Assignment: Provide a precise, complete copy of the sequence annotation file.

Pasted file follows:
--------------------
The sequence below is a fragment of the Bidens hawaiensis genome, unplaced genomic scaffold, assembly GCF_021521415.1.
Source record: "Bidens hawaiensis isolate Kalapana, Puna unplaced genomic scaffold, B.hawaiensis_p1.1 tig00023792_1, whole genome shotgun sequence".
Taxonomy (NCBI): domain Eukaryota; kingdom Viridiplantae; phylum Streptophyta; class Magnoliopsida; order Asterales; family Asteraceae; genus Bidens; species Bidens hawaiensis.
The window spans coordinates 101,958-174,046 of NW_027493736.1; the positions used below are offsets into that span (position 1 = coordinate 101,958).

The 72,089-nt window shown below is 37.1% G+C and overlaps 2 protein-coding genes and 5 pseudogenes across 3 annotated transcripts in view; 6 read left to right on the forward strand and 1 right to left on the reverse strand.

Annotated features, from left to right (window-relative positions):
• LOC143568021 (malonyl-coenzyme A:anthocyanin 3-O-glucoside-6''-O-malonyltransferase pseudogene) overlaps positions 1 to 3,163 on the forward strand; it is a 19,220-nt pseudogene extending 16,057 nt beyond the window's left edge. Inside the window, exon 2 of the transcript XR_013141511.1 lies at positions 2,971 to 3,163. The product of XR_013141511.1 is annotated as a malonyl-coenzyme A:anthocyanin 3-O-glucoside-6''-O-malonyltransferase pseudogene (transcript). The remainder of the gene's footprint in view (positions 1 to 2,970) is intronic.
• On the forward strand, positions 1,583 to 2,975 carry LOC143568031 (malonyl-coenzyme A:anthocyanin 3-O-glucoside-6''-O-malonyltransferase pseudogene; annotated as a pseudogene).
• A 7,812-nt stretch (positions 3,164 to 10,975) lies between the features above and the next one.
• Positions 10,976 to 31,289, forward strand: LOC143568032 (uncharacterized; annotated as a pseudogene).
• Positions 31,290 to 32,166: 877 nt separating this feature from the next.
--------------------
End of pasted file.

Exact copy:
The sequence below is a fragment of the Bidens hawaiensis genome, unplaced genomic scaffold, assembly GCF_021521415.1.
Source record: "Bidens hawaiensis isolate Kalapana, Puna unplaced genomic scaffold, B.hawaiensis_p1.1 tig00023792_1, whole genome shotgun sequence".
Taxonomy (NCBI): domain Eukaryota; kingdom Viridiplantae; phylum Streptophyta; class Magnoliopsida; order Asterales; family Asteraceae; genus Bidens; species Bidens hawaiensis.
The window spans coordinates 101,958-174,046 of NW_027493736.1; the positions used below are offsets into that span (position 1 = coordinate 101,958).

The 72,089-nt window shown below is 37.1% G+C and overlaps 2 protein-coding genes and 5 pseudogenes across 3 annotated transcripts in view; 6 read left to right on the forward strand and 1 right to left on the reverse strand.

Annotated features, from left to right (window-relative positions):
• LOC143568021 (malonyl-coenzyme A:anthocyanin 3-O-glucoside-6''-O-malonyltransferase pseudogene) overlaps positions 1 to 3,163 on the forward strand; it is a 19,220-nt pseudogene extending 16,057 nt beyond the window's left edge. Inside the window, exon 2 of the transcript XR_013141511.1 lies at positions 2,971 to 3,163. The product of XR_013141511.1 is annotated as a malonyl-coenzyme A:anthocyanin 3-O-glucoside-6''-O-malonyltransferase pseudogene (transcript). The remainder of the gene's footprint in view (positions 1 to 2,970) is intronic.
• On the forward strand, positions 1,583 to 2,975 carry LOC143568031 (malonyl-coenzyme A:anthocyanin 3-O-glucoside-6''-O-malonyltransferase pseudogene; annotated as a pseudogene).
• A 7,812-nt stretch (positions 3,164 to 10,975) lies between the features above and the next one.
• Positions 10,976 to 31,289, forward strand: LOC143568032 (uncharacterized; annotated as a pseudogene).
• Positions 31,290 to 32,166: 877 nt separating this feature from the next.